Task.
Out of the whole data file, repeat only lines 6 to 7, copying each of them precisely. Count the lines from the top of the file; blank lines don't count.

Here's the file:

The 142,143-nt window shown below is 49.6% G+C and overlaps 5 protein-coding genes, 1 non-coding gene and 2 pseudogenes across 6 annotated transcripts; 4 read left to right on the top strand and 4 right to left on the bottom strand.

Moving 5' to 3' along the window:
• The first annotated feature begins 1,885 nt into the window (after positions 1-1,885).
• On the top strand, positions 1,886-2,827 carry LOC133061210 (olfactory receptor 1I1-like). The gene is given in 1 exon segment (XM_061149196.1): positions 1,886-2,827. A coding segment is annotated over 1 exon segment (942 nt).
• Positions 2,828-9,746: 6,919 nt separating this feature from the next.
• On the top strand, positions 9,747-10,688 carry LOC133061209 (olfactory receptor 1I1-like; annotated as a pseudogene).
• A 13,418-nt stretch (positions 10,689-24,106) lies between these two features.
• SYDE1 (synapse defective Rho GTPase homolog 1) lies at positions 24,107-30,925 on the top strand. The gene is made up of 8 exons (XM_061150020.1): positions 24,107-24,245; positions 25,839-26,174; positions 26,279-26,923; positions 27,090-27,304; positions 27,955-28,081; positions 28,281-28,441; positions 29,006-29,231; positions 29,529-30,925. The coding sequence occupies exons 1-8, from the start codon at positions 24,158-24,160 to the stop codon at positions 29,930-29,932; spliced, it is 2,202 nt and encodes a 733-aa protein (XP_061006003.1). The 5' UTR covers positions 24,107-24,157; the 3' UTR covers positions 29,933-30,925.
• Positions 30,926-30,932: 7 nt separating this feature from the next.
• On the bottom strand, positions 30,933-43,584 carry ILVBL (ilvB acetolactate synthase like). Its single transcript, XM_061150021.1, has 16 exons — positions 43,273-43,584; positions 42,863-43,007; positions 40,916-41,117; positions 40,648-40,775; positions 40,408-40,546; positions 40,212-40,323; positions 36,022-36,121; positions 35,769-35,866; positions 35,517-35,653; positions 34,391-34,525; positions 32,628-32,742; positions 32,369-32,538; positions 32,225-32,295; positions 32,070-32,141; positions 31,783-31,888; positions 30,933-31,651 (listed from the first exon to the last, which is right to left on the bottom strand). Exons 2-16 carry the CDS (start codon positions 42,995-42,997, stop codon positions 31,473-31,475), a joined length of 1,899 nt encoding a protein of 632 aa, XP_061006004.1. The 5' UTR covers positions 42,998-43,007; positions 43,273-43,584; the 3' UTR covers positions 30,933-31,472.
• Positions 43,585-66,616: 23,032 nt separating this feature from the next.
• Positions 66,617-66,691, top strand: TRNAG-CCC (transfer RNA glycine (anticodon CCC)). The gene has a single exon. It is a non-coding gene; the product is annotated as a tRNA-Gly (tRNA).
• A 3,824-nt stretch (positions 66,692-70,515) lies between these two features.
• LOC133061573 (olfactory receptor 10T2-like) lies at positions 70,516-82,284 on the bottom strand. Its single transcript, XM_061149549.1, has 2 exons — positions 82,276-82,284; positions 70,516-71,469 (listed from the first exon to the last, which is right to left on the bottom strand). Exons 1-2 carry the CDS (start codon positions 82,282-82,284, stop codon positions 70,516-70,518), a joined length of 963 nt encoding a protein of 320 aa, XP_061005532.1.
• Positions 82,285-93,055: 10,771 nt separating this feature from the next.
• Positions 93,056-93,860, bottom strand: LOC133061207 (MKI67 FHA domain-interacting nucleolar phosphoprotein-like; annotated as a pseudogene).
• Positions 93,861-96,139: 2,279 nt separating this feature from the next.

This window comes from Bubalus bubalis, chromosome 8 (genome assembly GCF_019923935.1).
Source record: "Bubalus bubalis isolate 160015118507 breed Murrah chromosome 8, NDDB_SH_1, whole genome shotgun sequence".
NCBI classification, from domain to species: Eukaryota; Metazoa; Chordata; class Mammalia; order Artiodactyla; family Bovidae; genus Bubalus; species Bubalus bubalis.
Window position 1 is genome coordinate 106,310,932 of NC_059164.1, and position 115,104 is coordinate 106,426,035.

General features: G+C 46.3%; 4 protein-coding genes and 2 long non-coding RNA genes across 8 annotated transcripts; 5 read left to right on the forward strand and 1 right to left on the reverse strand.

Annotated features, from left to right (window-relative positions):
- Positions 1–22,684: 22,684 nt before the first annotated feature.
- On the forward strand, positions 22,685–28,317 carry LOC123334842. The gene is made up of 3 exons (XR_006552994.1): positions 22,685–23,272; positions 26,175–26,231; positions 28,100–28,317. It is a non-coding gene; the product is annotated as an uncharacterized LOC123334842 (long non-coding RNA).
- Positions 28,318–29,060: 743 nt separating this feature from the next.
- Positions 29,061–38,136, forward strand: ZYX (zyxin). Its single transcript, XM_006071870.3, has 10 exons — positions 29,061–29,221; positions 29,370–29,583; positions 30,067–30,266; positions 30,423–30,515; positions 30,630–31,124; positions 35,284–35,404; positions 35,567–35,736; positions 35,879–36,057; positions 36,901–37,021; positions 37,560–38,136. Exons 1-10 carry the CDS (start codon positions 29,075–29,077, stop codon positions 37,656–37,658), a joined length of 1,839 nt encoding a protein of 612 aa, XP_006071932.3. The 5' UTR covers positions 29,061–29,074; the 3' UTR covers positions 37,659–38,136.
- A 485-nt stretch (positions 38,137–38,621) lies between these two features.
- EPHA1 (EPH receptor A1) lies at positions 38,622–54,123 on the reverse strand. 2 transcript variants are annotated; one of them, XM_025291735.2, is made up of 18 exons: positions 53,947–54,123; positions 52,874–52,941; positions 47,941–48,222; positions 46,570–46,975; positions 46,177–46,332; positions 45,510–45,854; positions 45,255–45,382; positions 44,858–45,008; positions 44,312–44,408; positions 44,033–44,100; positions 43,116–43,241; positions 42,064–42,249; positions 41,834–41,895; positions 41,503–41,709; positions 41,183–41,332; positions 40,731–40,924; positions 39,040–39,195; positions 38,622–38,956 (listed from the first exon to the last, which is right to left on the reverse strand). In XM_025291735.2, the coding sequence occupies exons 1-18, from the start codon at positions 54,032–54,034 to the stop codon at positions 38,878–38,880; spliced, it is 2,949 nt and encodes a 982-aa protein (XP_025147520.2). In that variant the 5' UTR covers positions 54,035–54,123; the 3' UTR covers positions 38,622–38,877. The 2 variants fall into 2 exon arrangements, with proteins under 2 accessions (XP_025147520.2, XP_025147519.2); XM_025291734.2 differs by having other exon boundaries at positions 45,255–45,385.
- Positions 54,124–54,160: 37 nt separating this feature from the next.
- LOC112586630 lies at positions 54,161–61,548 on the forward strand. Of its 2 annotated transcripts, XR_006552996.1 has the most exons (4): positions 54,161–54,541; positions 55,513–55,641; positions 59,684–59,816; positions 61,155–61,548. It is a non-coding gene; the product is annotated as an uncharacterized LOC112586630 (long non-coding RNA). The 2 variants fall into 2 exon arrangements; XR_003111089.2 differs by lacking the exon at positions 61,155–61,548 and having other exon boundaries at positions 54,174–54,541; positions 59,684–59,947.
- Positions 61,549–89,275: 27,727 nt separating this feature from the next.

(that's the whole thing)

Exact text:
• On the top strand, positions 9,747-10,688 carry LOC133061209 (olfactory receptor 1I1-like; annotated as a pseudogene).
• A 13,418-nt stretch (positions 10,689-24,106) lies between these two features.